Career Fair: STEM students seek connections

Aggies connected with potential employers including US Department of Veterans Affairs, CA Resource Board, Amazon

On Jan. 24, 144 companies attended this year’s Engineering and Physical Sciences Internship and Career fair at the UC Davis ARC Pavilion.  

The Internship and Career Center hosted the event. Marci Holland, the executive director of the ICC, was excited to see Aggies making connections.

“I hope students gain confidence in their ability to speak with employers about the great assets that they have to offer,” Holland said. “And I hope that they make connections that result in internships and jobs.”  

Noted on name tags was that some employers were UC Davis alumni or transfer student alumni who graduated as recently as 2016 and others from 2009 or prior. Many of the recruiters said that they obtained their jobs by speaking to company representatives at a career fairs years ago. Holland hoped the name tags would help students’ build their confidence.

“Knowing that the recruiter they are talking to is a UC Davis graduate [or] was a transfer student, gives them common ground which can open the door to more comfortable conversation,” Holland said. “It also helps transfer students see that they are not ‘behind’ and have great career prospects.”

The ICC hosts four career fairs each academic year, with the Engineering and Physical Sciences Internship and Career fair being the only career-specific event. Organizations from previous years returned, such as Advanced Semiconductors Materials Lithography, the California Energy Commission and ACCO Engineered Systems, Inc.

“I’m mostly looking for semiconductor jobs,” said Diana Mikhail, a third-year chemical engineering undergraduate. “I talked to ASML at the fall career fair.  It was cool to see them here again.”

Mikhail is hoping to find an internship before entering her fourth year at UC Davis.

The ICC introduced other companies to the career fair for the first time, including VVH Consulting Engineers and Condon-Johnson & Associates. The President of CJ & Associates, James Johnson, said he was excited to attend the fair and meet “the next generation of designers and builders.”

CJ & Associates is a specialty contractor focusing on geotechnical projects.

“We are looking for candidates who are looking for the challenge of designing and then following through with the actual construction of the project,” Johnson said.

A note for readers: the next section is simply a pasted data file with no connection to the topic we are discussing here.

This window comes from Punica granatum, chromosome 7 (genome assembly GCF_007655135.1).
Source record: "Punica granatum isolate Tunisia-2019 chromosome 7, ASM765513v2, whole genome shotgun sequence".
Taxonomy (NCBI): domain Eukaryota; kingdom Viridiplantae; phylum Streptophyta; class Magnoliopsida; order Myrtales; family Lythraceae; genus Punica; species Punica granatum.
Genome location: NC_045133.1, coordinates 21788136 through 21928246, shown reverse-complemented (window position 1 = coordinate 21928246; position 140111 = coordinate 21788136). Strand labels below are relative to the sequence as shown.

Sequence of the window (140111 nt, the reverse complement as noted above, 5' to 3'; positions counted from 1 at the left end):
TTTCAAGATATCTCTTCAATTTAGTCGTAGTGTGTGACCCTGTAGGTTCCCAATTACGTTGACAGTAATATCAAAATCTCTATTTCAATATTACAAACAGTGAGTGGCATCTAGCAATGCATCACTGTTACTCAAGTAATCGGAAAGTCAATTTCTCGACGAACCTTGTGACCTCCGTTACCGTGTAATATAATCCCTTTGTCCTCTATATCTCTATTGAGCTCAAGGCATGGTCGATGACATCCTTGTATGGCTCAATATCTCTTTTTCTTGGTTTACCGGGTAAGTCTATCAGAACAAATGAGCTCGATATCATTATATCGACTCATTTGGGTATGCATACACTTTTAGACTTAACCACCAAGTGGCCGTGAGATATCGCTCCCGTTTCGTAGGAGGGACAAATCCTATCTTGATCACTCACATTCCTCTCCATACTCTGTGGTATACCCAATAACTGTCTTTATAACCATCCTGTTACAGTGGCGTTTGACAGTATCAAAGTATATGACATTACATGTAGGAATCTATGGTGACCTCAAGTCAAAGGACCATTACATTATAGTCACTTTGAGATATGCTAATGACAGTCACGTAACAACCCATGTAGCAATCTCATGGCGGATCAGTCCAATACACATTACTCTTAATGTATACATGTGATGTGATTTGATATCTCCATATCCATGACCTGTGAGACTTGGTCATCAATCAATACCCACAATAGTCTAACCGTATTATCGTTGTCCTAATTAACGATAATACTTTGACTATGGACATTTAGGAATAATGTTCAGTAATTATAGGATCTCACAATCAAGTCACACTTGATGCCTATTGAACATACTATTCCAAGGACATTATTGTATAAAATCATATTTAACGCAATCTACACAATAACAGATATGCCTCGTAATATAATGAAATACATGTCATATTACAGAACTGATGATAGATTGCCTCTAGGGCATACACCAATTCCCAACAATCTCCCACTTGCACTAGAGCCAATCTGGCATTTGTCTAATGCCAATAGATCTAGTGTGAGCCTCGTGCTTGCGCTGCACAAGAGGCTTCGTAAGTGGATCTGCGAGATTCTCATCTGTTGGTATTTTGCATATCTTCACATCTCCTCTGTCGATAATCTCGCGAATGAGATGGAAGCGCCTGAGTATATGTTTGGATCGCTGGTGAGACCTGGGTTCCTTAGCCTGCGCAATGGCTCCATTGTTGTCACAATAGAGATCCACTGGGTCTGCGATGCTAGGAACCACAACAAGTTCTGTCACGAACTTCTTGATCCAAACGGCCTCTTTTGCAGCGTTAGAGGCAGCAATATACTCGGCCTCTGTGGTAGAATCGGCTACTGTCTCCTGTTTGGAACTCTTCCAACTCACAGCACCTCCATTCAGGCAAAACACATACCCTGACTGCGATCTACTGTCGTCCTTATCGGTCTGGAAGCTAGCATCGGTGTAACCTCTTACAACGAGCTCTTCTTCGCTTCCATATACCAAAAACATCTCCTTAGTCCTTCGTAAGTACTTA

The company met a large number of candidates for both internships and full-time positions. Some companies were seeking to hire interns for their social media department.

While the Engineering and Physical Sciences Internship and Career Fair is tailored toward students in STEM, “it doesn’t mean that they are only hiring engineers,” Holland said. “They have accounting, human resources, sales departments to name a few. Firms are hiring for many tasks associated with business operations.”

For the first time, the career fair was located on the second tier of the ARC Pavilion instead of the ground floor where the basketball court is normally set.

“It has some definite benefits, though some parts are quite difficult to maneuver,”  Holland said. “We’re trying to get rid of the choke points.”

Staff at the ICC will be examining the advantages and drawbacks of the setup to analyze whether it will be an optimal configuration for the future.

The career fair is an opportunity for both undergraduate and graduate students to make connections. Arman Asrani, a master’s student in computer science who received his undergraduate degree in Mumbai, attended the event.  

“The career fair seems less crowded than last year,” Arsani said. “I like the fact that it’s upstairs.”

Amazon was at the top of Arsani’s list. Arsani was one of the many students who stood in line to speak with representatives from Amazon at the fair.  

“Amazon used to sell mostly books, and now they’re everywhere — even grocery stores,” Asrani said.  

Not only was Amazon the largest company at the career fair, but it also had the longest line — with about 30 minute wait times. But not all lines were this long. Some ranged for a few minutes while others were closer to 15.

In addition to bringing quarterly career fairs to campus, the ICC hosts information sessions and on-campus interviews, bringing work opportunities directly to students. Located in South Hall, the ICC provides career counseling, mock interviews and workshops for students interested in gaining early work experience in their respective field. About 80 percent of undergraduates participate in internships during their time at UC Davis. The ICC has aided this feat by facilitating over 10,000 internship opportunities each year.

The last two Internship and Career fairs for this academic year will be on Wednesday, Feb. 28 and Wednesday, April 18 from 10 a.m. until 2 p.m. at the ARC Pavilion. Over 150 companies are estimated to attend the upcoming general career fair in February.

“People may not walk out with a job offer in their hand here, but they’ll walk out with a contact that will potentially lead to that — if they follow-up,” Holland said.

 

Written by: David Madey — science@theaggie.org